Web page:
Director – John McTiernan, Screenplay – Jim Thomas & John Thomas, Producers – John Davis, Lawrence Gordon & Joel Silver, Photography – Donald McAlpine, Music – Alan Silvestri, Visual Effects – Robert M. Greenberg Assocs, Special Effects – Al Disario & Jesus Duran, Creature Effects – H. Gordon Davis Productions & Stan Winston, Production Design – John Vallone. Production Company – American Films/American Entertainment Pictures.
Arnold Schwarzenegger (Major Dutch Schaefer), Carl Weathers (Dillon), Elpidia Carillo (Anna), Bill Duke (Mac), Sonny Landham (Billy), Jesse Ventura (Blain), Shane Black (Hawkins), Richard Chaves (Dench), Kevin Peter Hall (The Predator)
A crack detachment of US Special Forces under Major Dutch Schaefer are sent into the jungle of a politically hostile South American country to rescue a group of VIPs downed in a helicopter crash. Once in the jungle, they instead become hunted by an alien creature, hidden by an invisible forcefield, that views them as game.
You can almost envision the way that Predator was pitched to the studio. It was clearly rushed out soon after the success of James Cameron’s Aliens (1986). The thinking must have been to crosshatch Aliens with the military jungle action of the even bigger hit from a couple of years earlier Rambo: First Blood Part II (1985). The idea of alien hunting humans as game was also prefigured somewhat in the low-budget Without Warning (1980), which also featured Kevin Peter Hall, who plays the Predator here, cast as the alien hunter.
The real source for Predator however is Richard Connell’s short story The Most Dangerous Game (1924), which has been filmed several times, most notably as The Most Dangerous Game/The Hounds of Zaroff (1932), A Game of Death (1945) and Run for the Sun (1956), and several times unofficially with the likes of Bloodlust (1961) and The Woman Hunt (1973), the same year’s Slave Girls from Beyond Infinity (1987), action films like Death Ring (1993), the Jean-Claude Van Damme vehicle Hard Target (1993), Surviving the Game (1994), The Eliminator (2004), The Condemned (2007) and another science-fiction variant, the cheap and terrible Star Hunter (1995).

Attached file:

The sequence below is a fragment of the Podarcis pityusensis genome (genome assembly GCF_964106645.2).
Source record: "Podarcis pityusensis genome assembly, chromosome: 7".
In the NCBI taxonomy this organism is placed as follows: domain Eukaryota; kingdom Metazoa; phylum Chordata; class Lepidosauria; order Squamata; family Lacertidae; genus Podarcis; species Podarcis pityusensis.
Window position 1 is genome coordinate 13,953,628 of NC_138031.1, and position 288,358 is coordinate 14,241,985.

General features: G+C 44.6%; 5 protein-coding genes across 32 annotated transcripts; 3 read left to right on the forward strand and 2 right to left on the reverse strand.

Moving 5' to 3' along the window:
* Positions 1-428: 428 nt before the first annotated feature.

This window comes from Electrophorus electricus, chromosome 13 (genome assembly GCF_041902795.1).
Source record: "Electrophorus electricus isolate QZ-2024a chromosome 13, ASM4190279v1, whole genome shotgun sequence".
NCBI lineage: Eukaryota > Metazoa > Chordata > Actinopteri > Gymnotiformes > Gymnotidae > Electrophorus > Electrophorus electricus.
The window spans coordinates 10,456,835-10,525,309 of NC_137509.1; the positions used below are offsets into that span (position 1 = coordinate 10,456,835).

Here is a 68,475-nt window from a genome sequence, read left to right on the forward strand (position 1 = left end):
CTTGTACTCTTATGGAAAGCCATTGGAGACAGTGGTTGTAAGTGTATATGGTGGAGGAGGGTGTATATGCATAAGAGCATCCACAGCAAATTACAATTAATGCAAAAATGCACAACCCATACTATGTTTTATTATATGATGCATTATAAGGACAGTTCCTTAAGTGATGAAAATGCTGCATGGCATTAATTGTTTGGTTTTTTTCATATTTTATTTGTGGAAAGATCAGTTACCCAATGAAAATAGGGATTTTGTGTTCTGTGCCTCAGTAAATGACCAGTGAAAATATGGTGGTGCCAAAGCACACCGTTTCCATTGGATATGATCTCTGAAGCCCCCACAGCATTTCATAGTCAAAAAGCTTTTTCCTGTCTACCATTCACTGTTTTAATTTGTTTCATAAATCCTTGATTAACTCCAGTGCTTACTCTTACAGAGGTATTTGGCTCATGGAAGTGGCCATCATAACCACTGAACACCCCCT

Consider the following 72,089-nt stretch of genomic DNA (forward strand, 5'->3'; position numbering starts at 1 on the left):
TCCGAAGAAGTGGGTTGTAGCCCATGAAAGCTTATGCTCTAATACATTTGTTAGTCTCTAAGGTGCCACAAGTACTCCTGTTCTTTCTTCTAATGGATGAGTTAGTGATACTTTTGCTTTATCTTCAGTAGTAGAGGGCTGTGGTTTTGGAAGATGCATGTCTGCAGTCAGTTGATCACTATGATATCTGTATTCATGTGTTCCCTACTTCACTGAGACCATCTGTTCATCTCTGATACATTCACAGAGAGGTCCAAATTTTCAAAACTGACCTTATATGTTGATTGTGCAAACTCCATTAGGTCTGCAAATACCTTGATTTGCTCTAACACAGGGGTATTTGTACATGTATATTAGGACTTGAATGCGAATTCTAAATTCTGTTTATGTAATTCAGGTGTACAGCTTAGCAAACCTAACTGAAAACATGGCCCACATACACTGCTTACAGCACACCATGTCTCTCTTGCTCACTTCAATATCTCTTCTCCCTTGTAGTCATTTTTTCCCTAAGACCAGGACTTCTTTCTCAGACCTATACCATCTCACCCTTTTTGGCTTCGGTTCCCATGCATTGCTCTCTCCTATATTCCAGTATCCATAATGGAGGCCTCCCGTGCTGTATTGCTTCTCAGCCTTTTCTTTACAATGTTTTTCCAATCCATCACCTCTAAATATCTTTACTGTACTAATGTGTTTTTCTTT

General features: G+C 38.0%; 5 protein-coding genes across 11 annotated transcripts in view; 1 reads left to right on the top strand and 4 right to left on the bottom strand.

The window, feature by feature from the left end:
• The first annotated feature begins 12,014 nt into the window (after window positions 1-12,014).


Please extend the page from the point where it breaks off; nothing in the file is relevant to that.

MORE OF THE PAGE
The Most Dangerous Game told the story of a man trapped on an island where he is forced to rely on his wits and bare hands against a bored Russian aristocrat who regarded hunting humans as the high form of prey. Predator substitutes an impressive Stan Winston creature, clearly modelled on H.R. Giger’s Alien (1979), for Connell’s Russian Count (or a Nazi in some of the film versions) but in all essential regards it is the same story.
Predator was mounted as a vehicle for Arnold Schwarzenegger who was then at the height of his popularity. The film was a big hit and developed a substantial afterlife on video. Predator also served to announce the presence of director John McTiernan to the world. McTiernan had previously made the excellent and underrated but little-seen urban phantoms story Nomads (1986). The next year John McTiernan would go onto direct Die Hard (1988), one of the most influential action films of the decade, and then followed it up with the gripping submarine thriller The Hunt for Red October (1990). The three of these signalled McTiernan as a major new action director. (See below for John McTiernan’s other genre films).